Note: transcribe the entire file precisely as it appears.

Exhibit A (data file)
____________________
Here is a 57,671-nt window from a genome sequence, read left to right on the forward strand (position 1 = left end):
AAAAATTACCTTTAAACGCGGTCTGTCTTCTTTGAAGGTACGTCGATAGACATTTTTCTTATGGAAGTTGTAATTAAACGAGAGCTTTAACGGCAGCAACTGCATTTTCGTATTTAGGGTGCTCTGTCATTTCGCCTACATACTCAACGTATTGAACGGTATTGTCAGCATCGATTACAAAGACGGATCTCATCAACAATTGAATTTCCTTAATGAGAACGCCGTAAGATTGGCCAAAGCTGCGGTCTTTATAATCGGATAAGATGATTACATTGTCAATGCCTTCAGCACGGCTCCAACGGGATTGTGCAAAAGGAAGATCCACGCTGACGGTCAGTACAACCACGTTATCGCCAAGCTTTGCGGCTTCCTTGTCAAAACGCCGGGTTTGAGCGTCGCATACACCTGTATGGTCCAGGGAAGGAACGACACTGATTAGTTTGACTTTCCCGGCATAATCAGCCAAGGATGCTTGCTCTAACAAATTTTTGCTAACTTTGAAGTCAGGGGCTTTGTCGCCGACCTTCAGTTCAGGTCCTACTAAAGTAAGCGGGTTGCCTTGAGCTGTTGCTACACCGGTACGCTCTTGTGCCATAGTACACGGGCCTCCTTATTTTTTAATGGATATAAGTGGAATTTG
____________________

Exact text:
Here is a 57,671-nt window from a genome sequence, read left to right on the forward strand (position 1 = left end):
AAAAATTACCTTTAAACGCGGTCTGTCTTCTTTGAAGGTACGTCGATAGACATTTTTCTTATGGAAGTTGTAATTAAACGAGAGCTTTAACGGCAGCAACTGCATTTTCGTATTTAGGGTGCTCTGTCATTTCGCCTACATACTCAACGTATTGAACGGTATTGTCAGCATCGATTACAAAGACGGATCTCATCAACAATTGAATTTCCTTAATGAGAACGCCGTAAGATTGGCCAAAGCTGCGGTCTTTATAATCGGATAAGATGATTACATTGTCAATGCCTTCAGCACGGCTCCAACGGGATTGTGCAAAAGGAAGATCCACGCTGACGGTCAGTACAACCACGTTATCGCCAAGCTTTGCGGCTTCCTTGTCAAAACGCCGGGTTTGAGCGTCGCATACACCTGTATGGTCCAGGGAAGGAACGACACTGATTAGTTTGACTTTCCCGGCATAATCAGCCAAGGATGCTTGCTCTAACAAATTTTTGCTAACTTTGAAGTCAGGGGCTTTGTCGCCGACCTTCAGTTCAGGTCCTACTAAAGTAAGCGGGTTGCCTTGAGCTGTTGCTACACCGGTACGCTCTTGTGCCATAGTACACGGGCCTCCTTATTTTTTAATGGATATAAGTGGAATTTG